With gold galore, the settlement started to boom. Churches, schools, newspapers and hotels sprung up - but no hospital. With frequent deaths from drowning, accidents, childbirth and illness, Lyell’s deceased filled three cemeteries.
From 1880 - 96 Lyell’s access improved with barges or bridges at the main river crossings. Wages were good and unemployment ran at 0%. The Iron Bridge was the most notable piece of engineering, withstanding the 1929 earthquake and still serving as a vital link on today’s SH6.
Lyell became infamous throughout the region in 1884 when murder came to town. Mrs Grammatica, a widow with a fondness for a tipple or three, entertained two similarly drunken no-gooders. The evening ended in Davidson murdering Quinlan, disposing of his body in the river - only for it to be washed up downstream at ‘Murderers Point’. Davidson was later imprisoned. But of unstable mind, he took to murdering prison staff, one with a knife, the other with a shotgun, before committing suicide. The lovely Mrs Grammatica was run over by a cart on a bridge one night, as she unsteadily made her way home after a few too many bevvies.
The New Alpine Mine closed in 1912, having recovered 315,402 pounds worth of gold. The 1929 earthquake sealed the fate of Lyell’s quiet decline. The Depression years saw some men stationed there to re-work old tailings, but by the 1950s most buildings had been dismantled. A fire destroyed the Mangos old hotel in 1963 and with that, the last of Lyell’s infrastructure and stories went too. Even the magnum of champagne that survived the 1929 earthquake.
A stamper battery was used to pulverise the rock into finer particles for separation and amalgamation. The lighter particles were washed away in a slurry and the heavier component was then washed over amalgamating tables. These are composed of Muntz metal, an alloy of 60% copper and 40% zinc, covered in a thin layer of mercury. This traps the gold and silver to form a putty like amalgam.
A series of berdans, inclined bowls which act like mortars, each contained eight kg of mercury. The pestle in this case is a large iron block called a muller, which revolves for two days and grinds the slurry to an even finer consistency causing the gold to sink to the bottom and amalgamate with the mercury. The mixture is then squeezed through a ‘chammy’ leather, the mercury escaping through the cloth in droplets and trickling back to the berdan. On opening the cloth, a tiny nugget of gold/silver bullion glistens, the final winning of a protracted and complicated process.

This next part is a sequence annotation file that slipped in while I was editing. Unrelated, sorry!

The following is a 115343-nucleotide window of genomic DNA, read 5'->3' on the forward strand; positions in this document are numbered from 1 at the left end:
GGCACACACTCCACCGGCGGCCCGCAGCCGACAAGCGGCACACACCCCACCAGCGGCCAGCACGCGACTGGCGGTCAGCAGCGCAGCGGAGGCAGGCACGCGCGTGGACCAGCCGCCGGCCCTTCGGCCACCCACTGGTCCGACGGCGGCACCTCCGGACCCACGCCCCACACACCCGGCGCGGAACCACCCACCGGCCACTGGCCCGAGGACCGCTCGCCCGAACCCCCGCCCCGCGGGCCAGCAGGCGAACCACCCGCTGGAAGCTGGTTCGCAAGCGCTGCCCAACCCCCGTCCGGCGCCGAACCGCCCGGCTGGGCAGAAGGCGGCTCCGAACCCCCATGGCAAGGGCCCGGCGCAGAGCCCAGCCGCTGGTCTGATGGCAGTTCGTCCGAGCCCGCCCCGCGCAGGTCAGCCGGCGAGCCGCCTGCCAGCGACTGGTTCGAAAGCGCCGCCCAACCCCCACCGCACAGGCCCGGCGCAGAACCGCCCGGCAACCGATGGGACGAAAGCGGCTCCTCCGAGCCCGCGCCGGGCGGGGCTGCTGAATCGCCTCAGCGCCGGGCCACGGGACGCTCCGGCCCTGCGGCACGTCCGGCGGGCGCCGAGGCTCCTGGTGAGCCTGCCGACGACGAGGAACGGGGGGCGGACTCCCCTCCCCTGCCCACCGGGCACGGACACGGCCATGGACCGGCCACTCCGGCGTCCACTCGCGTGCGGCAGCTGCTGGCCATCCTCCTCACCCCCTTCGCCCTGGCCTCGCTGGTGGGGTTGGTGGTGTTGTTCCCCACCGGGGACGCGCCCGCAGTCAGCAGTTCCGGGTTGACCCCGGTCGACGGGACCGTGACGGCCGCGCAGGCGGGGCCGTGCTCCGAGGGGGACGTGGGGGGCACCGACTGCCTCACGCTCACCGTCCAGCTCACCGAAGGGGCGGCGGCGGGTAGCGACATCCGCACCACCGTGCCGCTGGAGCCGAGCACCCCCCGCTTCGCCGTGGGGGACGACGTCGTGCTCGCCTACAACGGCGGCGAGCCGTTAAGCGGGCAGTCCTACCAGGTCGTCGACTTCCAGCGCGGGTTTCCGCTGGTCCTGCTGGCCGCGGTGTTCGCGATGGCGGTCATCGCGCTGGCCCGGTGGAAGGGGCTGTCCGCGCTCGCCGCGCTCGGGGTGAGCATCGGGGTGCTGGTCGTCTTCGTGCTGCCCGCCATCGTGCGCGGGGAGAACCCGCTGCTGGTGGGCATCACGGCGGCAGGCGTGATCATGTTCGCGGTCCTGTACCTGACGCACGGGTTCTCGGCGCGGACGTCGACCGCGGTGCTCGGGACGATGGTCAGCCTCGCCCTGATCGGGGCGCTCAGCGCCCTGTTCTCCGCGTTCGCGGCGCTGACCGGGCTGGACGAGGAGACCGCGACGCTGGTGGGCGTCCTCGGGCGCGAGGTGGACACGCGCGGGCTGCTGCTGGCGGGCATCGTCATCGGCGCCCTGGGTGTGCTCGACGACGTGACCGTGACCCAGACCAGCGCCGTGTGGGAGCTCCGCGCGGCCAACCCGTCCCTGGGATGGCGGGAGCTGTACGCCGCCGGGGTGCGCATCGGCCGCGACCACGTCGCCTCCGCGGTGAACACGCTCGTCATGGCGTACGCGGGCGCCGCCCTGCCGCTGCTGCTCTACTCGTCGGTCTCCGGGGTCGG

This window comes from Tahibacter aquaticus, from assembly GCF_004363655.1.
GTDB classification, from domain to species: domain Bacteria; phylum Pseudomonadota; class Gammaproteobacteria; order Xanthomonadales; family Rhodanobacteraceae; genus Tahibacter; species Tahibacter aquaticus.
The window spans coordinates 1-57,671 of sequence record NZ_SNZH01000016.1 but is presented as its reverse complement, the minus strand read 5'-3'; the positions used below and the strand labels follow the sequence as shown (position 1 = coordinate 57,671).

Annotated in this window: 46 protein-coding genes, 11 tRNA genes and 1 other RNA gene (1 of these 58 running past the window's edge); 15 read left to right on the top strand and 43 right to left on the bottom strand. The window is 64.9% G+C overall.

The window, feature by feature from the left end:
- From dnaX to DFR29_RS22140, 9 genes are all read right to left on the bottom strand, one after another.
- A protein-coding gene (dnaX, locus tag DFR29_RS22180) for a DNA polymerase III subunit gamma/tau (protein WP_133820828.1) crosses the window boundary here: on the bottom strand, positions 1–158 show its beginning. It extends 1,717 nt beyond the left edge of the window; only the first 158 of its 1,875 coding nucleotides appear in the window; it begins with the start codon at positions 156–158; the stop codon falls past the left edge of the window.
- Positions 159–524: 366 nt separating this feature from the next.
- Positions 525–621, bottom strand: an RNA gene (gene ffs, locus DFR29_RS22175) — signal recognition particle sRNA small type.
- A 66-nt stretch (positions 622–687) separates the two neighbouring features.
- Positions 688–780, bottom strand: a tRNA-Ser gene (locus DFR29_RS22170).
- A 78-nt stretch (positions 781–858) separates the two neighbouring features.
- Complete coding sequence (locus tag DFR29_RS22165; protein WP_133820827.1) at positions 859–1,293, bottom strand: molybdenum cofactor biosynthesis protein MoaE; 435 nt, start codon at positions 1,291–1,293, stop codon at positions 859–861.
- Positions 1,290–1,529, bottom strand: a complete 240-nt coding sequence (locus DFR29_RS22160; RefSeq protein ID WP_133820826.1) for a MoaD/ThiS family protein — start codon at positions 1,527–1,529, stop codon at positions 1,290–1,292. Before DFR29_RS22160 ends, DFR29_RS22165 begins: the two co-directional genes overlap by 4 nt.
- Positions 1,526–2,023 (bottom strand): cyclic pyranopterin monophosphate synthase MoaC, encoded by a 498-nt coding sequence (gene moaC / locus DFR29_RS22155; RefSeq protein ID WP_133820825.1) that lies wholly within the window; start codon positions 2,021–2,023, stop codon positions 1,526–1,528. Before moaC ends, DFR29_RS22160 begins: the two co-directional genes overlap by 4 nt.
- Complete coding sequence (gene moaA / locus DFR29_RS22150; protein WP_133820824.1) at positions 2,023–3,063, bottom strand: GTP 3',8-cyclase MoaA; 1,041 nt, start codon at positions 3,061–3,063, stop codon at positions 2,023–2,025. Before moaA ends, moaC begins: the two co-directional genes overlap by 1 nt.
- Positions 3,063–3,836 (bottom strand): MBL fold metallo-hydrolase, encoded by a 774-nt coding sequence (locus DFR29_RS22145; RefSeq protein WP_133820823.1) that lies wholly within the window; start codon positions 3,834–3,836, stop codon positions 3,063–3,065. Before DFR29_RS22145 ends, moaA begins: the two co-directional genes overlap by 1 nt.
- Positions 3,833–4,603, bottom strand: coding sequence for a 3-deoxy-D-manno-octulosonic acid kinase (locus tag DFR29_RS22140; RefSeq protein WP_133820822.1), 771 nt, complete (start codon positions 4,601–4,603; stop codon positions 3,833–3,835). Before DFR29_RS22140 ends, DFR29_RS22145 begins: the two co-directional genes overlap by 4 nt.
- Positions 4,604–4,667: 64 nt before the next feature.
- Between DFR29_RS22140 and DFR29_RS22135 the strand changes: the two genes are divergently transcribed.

The final piece of chemistry performed is to place the amalgam in a retort. At 350 degrees Celsius, the mercury evaporates to a gas, where it is collected in a Leibig Condenser, a tube surrounded by a case of cold water. This condenses the gas to be reused, while the bullion is recovered, melted and poured into a mould.
South Island ▷ West Coast ▷ Buller Gorge
Nice walk to start the day, we expected a bit more than the old mine.
Nice walk with some up and down parts. Nice views from bridges. It is a bike track for approximately 1/3 of the loop.
A good, energetic walk including a moving historical site. The return loop is on the Old Ghost Road with much gentler slopes.
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Easy walk, track is in perfect condition. Excellent facilities, i.e parking and toilets.
Interesting but not breathtaking.
Very beautiful mountains & river
Really nice mountain, amazing trees, too many sandflies
Lorna and Seb
Good track, good mining information.
Jeff and Carey Brown
Magnificent forest, old cemetry, evidence of old gold mining, spectacular vegetation. Killer Sandflies!!
Nice walk, interesting cemetery in the woods, hardly any gold mining relics left. Photos and description of historical place gave an excellent impression.
Beautiful walk with the river so close, we were amazed there were such steep drops to the water from the walking path. For the isolation of the path it was well maintained.
Thanks to all the good people working for the NZ Department of Conservation - for all your hard work - making NZ more beautiful, accessable and healthy! Cheers 😍